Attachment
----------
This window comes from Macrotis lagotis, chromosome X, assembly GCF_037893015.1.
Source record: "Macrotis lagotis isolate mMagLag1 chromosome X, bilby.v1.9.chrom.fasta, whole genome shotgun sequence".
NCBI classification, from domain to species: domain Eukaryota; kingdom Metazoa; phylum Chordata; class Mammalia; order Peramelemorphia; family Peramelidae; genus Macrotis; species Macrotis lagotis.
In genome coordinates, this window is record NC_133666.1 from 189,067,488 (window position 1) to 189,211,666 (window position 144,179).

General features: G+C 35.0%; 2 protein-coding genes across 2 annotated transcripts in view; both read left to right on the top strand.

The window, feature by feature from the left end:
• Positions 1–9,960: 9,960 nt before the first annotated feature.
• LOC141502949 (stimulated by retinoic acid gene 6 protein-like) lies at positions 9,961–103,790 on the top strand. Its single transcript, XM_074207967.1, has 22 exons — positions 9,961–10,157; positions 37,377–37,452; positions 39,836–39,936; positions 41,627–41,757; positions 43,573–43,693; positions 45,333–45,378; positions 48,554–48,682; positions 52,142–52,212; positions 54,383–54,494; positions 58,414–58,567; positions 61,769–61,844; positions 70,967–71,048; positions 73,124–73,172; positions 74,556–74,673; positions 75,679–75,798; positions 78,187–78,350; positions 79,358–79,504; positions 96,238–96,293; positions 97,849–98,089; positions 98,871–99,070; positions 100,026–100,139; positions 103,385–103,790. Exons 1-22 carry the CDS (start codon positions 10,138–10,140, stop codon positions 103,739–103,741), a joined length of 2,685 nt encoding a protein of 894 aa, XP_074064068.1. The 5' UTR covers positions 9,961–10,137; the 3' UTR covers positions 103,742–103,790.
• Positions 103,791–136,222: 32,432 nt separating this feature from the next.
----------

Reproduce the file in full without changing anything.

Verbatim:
This window comes from Macrotis lagotis, chromosome X, assembly GCF_037893015.1.
Source record: "Macrotis lagotis isolate mMagLag1 chromosome X, bilby.v1.9.chrom.fasta, whole genome shotgun sequence".
NCBI classification, from domain to species: domain Eukaryota; kingdom Metazoa; phylum Chordata; class Mammalia; order Peramelemorphia; family Peramelidae; genus Macrotis; species Macrotis lagotis.
In genome coordinates, this window is record NC_133666.1 from 189,067,488 (window position 1) to 189,211,666 (window position 144,179).

General features: G+C 35.0%; 2 protein-coding genes across 2 annotated transcripts in view; both read left to right on the top strand.

The window, feature by feature from the left end:
• Positions 1–9,960: 9,960 nt before the first annotated feature.
• LOC141502949 (stimulated by retinoic acid gene 6 protein-like) lies at positions 9,961–103,790 on the top strand. Its single transcript, XM_074207967.1, has 22 exons — positions 9,961–10,157; positions 37,377–37,452; positions 39,836–39,936; positions 41,627–41,757; positions 43,573–43,693; positions 45,333–45,378; positions 48,554–48,682; positions 52,142–52,212; positions 54,383–54,494; positions 58,414–58,567; positions 61,769–61,844; positions 70,967–71,048; positions 73,124–73,172; positions 74,556–74,673; positions 75,679–75,798; positions 78,187–78,350; positions 79,358–79,504; positions 96,238–96,293; positions 97,849–98,089; positions 98,871–99,070; positions 100,026–100,139; positions 103,385–103,790. Exons 1-22 carry the CDS (start codon positions 10,138–10,140, stop codon positions 103,739–103,741), a joined length of 2,685 nt encoding a protein of 894 aa, XP_074064068.1. The 5' UTR covers positions 9,961–10,137; the 3' UTR covers positions 103,742–103,790.
• Positions 103,791–136,222: 32,432 nt separating this feature from the next.